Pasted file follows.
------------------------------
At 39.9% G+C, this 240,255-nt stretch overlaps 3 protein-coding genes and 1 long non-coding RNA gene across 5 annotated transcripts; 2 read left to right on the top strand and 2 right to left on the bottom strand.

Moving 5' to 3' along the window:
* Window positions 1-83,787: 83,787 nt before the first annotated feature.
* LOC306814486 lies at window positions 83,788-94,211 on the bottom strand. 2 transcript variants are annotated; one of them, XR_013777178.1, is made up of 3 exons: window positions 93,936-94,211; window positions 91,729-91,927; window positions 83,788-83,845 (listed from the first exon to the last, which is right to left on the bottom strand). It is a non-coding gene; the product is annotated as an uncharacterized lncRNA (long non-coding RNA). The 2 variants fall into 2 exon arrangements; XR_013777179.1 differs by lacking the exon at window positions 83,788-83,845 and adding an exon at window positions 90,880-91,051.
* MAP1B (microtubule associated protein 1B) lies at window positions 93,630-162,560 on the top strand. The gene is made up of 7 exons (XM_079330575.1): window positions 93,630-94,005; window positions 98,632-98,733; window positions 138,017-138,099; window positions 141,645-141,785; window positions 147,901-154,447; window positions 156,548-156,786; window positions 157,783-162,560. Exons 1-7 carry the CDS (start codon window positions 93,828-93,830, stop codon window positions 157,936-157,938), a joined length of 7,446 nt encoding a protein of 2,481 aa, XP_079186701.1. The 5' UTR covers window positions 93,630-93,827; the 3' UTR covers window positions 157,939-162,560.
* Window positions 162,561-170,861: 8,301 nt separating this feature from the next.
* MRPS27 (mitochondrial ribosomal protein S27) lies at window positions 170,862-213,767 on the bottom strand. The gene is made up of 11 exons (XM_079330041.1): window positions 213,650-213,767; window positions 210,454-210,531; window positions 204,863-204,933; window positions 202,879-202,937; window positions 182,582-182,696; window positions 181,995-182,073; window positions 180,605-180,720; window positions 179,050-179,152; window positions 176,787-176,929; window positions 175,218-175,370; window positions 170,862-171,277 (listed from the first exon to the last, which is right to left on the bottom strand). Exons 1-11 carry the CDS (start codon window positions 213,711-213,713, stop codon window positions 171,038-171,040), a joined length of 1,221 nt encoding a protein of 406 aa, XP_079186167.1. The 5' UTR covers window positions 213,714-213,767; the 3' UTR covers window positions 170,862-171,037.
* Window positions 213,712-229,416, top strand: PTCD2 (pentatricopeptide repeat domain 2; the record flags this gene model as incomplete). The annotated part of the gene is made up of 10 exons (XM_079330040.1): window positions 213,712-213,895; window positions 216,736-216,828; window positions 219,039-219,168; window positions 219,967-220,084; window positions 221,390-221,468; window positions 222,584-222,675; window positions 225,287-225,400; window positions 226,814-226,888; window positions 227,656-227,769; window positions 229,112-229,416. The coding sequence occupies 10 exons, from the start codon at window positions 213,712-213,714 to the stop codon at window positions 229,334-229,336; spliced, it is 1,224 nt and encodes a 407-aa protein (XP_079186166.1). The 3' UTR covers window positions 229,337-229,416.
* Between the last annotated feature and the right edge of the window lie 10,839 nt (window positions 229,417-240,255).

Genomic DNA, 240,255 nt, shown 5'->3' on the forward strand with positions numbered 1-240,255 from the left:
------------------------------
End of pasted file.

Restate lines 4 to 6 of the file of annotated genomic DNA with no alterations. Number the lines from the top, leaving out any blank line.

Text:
* LOC306814486 lies at window positions 83,788-94,211 on the bottom strand. 2 transcript variants are annotated; one of them, XR_013777178.1, is made up of 3 exons: window positions 93,936-94,211; window positions 91,729-91,927; window positions 83,788-83,845 (listed from the first exon to the last, which is right to left on the bottom strand). It is a non-coding gene; the product is annotated as an uncharacterized lncRNA (long non-coding RNA). The 2 variants fall into 2 exon arrangements; XR_013777179.1 differs by lacking the exon at window positions 83,788-83,845 and adding an exon at window positions 90,880-91,051.
* MAP1B (microtubule associated protein 1B) lies at window positions 93,630-162,560 on the top strand. The gene is made up of 7 exons (XM_079330575.1): window positions 93,630-94,005; window positions 98,632-98,733; window positions 138,017-138,099; window positions 141,645-141,785; window positions 147,901-154,447; window positions 156,548-156,786; window positions 157,783-162,560. Exons 1-7 carry the CDS (start codon window positions 93,828-93,830, stop codon window positions 157,936-157,938), a joined length of 7,446 nt encoding a protein of 2,481 aa, XP_079186701.1. The 5' UTR covers window positions 93,630-93,827; the 3' UTR covers window positions 157,939-162,560.
* Window positions 162,561-170,861: 8,301 nt separating this feature from the next.